Gerald Clayton has now produced two full-length albums before his 27th birthday. On the other hand, drummer Adam Cruz has taken quite a bit longer just to get through one (he's just over 40). That doesn't mean Cruz isn't one of the busiest musicians in New York. Cruz is one in-demand sideman, playing with the jazz-famous likes of saxophonist Chris Potter, pianist Danilo Perez, and the almost-actually-famous Chick Corea. Cruz can lay down swing, funk, and Latin grooves (plus any combination thereof) with equal aplomb, but has yet to step out as a bandleader and composer until now.

Cruz doing what he does best - just layin' it down
The results on his appropriately-named debut "Milestone" are mixed at best. It's not because of a lack of musicianship - Cruz has assembled a crack band including Potter, MacArthur-winning saxophonist Miguel Zenon, versatile guitar ace Steve Cardenas, and Cruz's longtime rhythmic foil Ben Street on bass. The performances are all solid, but lack a certain spark. It has all the hallmarks of the past decade's mainstream jazz - driving Latin-ish vamps, knotty melodies, complex non-functional harmonies, lots of room for the soloists to blow.

Although Cruz's chameleon-like flexibility and unyielding tastefulness make him an ideal supporting actor, they're a bit of a liability now that he's taken a leading role. He lets his partners be themselves, instead of challenging them with new musical contexts in which to improvise. Though many of the tunes have multiple sections, few have an engaging and dramatic arc. There certainly are some good moments on the album, like the sax battle on "Gadfly" and Cardenas' tropical pluckings on "Outer Reaches." Unfortunately, the compositions can't sustain the momentum of these moments, yielding an album that sounds surprisingly typical.

"Milestone" was released on April 12

Jeremy Udden's Plainville - If the Past Seems So Bright (Sunnyside)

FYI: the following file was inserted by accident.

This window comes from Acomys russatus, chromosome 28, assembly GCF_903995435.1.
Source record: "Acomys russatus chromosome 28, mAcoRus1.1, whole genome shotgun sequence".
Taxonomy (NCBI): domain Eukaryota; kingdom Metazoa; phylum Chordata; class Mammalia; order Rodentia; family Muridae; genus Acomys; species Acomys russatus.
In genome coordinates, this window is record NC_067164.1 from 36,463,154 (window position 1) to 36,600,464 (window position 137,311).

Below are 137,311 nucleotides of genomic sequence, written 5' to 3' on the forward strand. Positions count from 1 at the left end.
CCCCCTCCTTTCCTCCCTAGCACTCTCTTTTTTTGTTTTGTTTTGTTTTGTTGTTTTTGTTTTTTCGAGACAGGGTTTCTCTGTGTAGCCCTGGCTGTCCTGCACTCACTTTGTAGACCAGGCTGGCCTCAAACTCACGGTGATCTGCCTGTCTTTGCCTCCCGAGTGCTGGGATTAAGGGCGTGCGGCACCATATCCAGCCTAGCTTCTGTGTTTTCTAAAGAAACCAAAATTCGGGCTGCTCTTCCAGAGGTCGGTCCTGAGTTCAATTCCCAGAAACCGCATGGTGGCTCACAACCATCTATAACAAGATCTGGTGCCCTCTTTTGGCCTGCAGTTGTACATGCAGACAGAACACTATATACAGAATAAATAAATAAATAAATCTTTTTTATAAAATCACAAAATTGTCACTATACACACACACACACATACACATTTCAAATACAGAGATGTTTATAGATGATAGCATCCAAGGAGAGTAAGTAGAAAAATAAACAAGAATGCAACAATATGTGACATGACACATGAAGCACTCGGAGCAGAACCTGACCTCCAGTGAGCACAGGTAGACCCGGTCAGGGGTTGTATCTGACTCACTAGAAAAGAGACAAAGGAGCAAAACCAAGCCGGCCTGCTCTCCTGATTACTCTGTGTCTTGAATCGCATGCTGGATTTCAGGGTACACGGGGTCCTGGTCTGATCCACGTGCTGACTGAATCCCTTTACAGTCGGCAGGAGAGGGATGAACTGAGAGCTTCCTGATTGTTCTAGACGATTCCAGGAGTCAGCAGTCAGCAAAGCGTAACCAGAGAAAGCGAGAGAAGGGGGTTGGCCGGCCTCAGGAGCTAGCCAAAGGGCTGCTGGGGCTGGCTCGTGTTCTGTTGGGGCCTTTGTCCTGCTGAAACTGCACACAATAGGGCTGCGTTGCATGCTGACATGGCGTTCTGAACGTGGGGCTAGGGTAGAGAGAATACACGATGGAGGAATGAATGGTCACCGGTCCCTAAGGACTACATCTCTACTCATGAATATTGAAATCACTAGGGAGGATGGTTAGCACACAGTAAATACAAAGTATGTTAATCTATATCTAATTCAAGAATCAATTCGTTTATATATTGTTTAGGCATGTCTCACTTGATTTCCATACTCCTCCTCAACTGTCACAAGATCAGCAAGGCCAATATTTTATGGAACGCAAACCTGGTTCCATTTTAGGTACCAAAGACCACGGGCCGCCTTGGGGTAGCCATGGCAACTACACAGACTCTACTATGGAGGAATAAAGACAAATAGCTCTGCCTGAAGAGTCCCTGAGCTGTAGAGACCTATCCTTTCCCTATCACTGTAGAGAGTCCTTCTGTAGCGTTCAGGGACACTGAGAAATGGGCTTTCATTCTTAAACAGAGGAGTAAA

If Brooklyn has been too-oft described as a musical Eden with diverse genres sharing the same lush pastures, its only because the myth is too often confirmed by yet another great genre-blowing album from a Brooklynite. This month's album is "If the Past Seems So Bright" from the saxophonist Jeremy Udden and his band Plainville.

Udden and the gang in action
No matter who your favorite hipster band is, you'll find something to like here. Wilco fans will fawn over the layered electronic pianos and distorted guitars. Disaffected Sufjanistas will go giddy at the sound of gently arpeggiated banjos. Fleet Foxes fanatics will float along with the gently harmonized folk melodies.

But "If the Past..." isn't great because of its similarities to good 'n folksy indie rock. It's more like it's great despite those similarities. It's not like, you know... hmm... some... exhilarating pastiche. Instead, Plainville has a strong musical identity that melds the disparate personalities of its members into a sturdy whole. Udden has a pleasing, woody tone on his various saxophones, imbuing the simple melodies with vocal honesty. Guitarist/banjoist Brandon Seabrook and keyboardist Pete Rende create a rustic and immersive soundscape, using a color palette of diverse instruments and effects pedals. And all along, bassist Elvind Opsvik and drummer R.J. Miller ground the music in a time feel that breathes with perfectly-placed imperfections.

The album is bracingly analog, a blurred photograph, a letter from your ancestor, so real you can taste it. The stark opening drum beats transport you to a world of deep memory, and you remain there long after the last guitar fades.

"If the Past Seems So Bright" comes out on May 31.